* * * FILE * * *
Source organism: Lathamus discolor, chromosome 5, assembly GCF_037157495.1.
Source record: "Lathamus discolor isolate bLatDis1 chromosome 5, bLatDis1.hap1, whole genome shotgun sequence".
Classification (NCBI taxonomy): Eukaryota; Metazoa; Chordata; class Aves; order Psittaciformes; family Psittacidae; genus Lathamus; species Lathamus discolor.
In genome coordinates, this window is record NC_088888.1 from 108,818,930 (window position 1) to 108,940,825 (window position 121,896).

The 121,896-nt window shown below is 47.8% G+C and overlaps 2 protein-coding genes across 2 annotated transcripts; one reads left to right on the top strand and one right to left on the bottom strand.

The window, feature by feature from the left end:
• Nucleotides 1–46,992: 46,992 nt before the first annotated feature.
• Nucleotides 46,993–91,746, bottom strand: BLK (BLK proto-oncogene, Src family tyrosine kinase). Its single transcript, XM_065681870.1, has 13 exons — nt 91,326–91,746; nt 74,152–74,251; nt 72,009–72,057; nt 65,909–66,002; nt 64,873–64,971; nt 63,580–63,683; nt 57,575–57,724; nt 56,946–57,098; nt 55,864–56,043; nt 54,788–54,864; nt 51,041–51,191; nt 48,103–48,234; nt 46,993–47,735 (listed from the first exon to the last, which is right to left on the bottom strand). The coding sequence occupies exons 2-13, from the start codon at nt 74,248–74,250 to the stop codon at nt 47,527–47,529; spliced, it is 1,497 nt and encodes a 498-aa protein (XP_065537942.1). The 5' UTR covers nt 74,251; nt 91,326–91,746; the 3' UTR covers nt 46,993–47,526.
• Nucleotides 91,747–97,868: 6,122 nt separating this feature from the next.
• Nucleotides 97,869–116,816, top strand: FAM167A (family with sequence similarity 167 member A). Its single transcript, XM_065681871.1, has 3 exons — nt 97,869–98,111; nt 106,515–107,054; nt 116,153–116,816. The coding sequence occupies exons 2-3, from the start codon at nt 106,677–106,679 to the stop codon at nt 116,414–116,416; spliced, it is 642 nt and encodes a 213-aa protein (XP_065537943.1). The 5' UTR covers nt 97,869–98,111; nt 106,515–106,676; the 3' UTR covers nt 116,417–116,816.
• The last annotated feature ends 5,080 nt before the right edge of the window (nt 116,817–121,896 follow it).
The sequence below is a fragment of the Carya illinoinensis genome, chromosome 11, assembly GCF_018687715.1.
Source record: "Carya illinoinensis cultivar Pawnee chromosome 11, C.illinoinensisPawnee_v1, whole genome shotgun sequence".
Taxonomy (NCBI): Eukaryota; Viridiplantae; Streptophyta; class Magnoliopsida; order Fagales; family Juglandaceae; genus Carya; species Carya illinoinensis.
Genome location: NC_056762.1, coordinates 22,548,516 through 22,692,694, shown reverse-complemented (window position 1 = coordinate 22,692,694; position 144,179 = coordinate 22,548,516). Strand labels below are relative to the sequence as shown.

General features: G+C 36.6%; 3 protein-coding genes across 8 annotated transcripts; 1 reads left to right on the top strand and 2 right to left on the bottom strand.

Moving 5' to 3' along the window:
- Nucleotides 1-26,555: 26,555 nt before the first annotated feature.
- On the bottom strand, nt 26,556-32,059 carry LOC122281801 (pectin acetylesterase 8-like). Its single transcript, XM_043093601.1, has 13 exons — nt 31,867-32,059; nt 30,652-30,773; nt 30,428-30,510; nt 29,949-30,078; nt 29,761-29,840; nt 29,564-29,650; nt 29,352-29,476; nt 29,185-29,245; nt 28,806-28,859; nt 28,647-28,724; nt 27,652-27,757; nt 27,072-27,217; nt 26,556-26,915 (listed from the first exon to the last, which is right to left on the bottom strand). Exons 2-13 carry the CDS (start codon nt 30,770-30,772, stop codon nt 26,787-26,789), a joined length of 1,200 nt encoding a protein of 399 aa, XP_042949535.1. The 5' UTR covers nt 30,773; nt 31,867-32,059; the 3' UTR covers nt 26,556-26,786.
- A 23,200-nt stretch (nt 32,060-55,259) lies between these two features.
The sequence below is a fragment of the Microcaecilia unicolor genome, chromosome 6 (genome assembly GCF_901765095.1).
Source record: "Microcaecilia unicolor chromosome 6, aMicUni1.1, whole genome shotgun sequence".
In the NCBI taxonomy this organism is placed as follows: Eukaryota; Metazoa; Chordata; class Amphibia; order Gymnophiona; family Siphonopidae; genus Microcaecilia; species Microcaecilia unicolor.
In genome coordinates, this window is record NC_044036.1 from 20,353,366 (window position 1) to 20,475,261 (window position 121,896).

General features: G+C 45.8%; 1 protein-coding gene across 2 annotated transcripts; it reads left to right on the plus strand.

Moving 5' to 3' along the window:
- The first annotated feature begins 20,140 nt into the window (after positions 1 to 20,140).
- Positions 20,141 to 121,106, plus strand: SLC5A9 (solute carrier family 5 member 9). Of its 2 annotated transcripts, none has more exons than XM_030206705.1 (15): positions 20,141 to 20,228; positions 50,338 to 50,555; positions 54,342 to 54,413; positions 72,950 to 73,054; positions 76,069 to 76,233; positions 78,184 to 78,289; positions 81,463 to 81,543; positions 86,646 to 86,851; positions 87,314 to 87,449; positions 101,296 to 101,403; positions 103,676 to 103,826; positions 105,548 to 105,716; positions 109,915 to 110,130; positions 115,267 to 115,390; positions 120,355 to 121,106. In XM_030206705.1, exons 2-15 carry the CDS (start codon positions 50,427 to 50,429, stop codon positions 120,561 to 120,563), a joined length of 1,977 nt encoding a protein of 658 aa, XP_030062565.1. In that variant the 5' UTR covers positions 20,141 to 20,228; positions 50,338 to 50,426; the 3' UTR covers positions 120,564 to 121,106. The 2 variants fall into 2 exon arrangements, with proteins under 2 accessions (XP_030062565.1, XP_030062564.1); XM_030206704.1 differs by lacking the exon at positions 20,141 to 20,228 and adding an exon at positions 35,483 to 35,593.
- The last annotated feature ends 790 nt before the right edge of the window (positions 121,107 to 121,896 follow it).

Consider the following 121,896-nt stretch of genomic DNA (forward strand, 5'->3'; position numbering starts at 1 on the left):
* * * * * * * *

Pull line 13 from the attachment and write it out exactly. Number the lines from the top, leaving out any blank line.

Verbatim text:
Source record: "Carya illinoinensis cultivar Pawnee chromosome 11, C.illinoinensisPawnee_v1, whole genome shotgun sequence".